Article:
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Tradslinger

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Reply with quote  #1 
I have access to some decent sized bamboo. We have a nice patch of it on our land. We cut some that is around 3" in diameter and hopefully big enough to maybe use for limb material. How long do I have to let it dry and age before it is usable? I had tried this years ago and used a machete to split it and then used a block plane to plane it down but then it got sidelined and lost.                                                                                                                                                   Can a person just use Bamboo to make a lamenated bow? is it feasable to try this at all. All that I would be hoping for would be a 40-45# bow, from 62 to 64" long. would I have to keep the joints together or apart? would I still need to back it with glass or something similar? I figure that the bigger diameters make it easier to actually get any flat strips of bamboo but 3" is about it for this bamboo. Then I would need some sort of a riser, I'm sure. where would I find the plans or dimensions for a riser? I had seen a video where some guy used bamboo from his place to back a bow but I want to try to make the whole bow from it. ??? Thanks for any help. Jerry 
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Steve Graf

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Reply with quote  #2 
3" is kind of small to get laminations from.  You will end up with a lot of pith, and not much fiber.  I think the bamboo lams you buy from places like Bingams are made from culms that are maybe 10" or more in diameter.

But if you employ Howard Hill's method, Aromakr posted a thread about it in this forum, you could get it done.

You don't need the good equipment that Aromakr made to get the job done.  A draw-knife or cabinet scraper will clean up the outside, and a round chissel / curved cabinet scraper will take care of the inside.  It takes longer and is more work, but for experimentation it's good enough.  I made a bow this way, but it was a very fiddly effort to get the culms to nest perfectly.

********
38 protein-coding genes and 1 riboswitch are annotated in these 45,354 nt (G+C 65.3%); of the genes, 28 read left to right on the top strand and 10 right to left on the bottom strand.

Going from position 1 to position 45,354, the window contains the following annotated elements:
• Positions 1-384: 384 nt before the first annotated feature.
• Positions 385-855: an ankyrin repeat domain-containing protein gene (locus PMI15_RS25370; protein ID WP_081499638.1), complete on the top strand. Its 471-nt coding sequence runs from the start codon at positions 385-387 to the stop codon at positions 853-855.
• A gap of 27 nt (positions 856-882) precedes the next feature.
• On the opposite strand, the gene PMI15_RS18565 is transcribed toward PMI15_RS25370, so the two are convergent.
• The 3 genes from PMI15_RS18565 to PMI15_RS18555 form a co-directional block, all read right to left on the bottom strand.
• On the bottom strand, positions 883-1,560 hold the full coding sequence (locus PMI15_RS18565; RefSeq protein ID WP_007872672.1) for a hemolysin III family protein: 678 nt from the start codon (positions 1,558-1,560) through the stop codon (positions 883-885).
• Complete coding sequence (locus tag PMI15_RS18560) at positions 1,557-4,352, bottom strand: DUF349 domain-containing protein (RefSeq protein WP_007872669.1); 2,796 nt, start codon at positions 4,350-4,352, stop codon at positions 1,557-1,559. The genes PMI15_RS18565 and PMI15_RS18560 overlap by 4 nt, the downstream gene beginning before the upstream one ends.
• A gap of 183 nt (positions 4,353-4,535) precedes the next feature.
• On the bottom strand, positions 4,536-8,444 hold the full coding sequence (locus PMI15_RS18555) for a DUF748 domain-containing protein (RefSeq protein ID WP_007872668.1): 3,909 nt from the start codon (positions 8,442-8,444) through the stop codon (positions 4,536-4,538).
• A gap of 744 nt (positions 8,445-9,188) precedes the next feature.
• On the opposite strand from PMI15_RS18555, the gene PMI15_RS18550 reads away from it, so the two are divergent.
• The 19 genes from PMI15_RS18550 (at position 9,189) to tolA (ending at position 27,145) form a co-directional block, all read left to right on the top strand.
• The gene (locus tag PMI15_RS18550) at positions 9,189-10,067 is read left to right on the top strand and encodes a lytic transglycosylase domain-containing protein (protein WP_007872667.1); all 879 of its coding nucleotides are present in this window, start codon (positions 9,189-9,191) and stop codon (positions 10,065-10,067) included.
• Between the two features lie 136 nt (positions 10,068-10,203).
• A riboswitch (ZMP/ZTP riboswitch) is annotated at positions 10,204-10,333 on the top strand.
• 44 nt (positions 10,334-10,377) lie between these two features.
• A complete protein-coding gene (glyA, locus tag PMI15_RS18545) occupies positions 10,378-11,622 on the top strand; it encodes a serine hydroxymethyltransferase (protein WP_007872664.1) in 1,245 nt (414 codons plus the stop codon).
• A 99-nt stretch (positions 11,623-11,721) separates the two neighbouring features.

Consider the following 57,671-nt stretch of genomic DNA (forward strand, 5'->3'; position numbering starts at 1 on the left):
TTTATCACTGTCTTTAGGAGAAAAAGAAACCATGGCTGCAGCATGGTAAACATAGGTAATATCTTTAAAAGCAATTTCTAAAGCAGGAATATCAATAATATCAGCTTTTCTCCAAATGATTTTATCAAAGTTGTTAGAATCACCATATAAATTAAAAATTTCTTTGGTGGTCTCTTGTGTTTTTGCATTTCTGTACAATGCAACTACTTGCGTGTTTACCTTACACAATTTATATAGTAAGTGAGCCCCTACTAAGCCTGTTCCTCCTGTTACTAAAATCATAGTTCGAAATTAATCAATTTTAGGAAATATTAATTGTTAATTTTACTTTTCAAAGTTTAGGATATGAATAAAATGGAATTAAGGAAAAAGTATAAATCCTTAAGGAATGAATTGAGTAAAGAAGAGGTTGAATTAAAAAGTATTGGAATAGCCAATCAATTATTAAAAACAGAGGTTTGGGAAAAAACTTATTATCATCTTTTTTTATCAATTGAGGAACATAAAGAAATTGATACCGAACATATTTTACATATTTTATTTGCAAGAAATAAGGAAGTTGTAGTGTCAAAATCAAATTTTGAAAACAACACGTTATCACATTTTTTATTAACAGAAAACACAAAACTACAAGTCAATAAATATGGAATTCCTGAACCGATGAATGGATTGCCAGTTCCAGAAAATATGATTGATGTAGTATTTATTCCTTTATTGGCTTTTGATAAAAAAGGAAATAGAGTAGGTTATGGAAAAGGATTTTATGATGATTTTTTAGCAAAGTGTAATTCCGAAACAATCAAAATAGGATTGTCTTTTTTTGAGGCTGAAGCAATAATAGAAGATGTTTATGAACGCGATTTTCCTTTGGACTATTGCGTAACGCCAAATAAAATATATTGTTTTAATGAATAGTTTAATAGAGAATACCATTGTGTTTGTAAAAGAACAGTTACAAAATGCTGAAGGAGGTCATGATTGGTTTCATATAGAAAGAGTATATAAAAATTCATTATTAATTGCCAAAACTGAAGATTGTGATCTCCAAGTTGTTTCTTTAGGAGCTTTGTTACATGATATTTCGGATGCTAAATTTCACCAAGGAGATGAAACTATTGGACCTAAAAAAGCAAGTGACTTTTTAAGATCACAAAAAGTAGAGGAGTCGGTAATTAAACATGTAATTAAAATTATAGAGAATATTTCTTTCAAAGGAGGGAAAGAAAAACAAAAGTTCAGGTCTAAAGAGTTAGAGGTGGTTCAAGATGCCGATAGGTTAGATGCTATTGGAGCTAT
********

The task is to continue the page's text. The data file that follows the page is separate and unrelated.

stickandstring

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Reply with quote  #3 
I heard bamboo flooring boards can be used?
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chuckc

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Reply with quote  #4 
Yes, but not all types...and...you need back and belly material
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I did too !

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aromakr

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Reply with quote  #5 
Steve:

Your not going to get tight glue lines doing it by hand, I don't care how hard you try!

Bob

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Tradslinger

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Reply with quote  #6 
well it looks the first project with the bamboo will be as backing for a red oak board bow. I went to get fitted for an Arizona foot brace via the VA in Hot Springs today. picked up what I hope is a decent board with pretty straight grain. This will be slow and easy build as it will be my first. But even as backing, the bamboo needs to be fairly thin, right? I may be totally wrong but I was thinking about a layer or two of the fiberglass matting stuff that they use for sheetrock in between the oak and the bamboo. is this just over kill? or will this prevent a good bond of the backing? The bamboo backing should help some in keeping the bow from breaking as the red oak does sometimes, correct?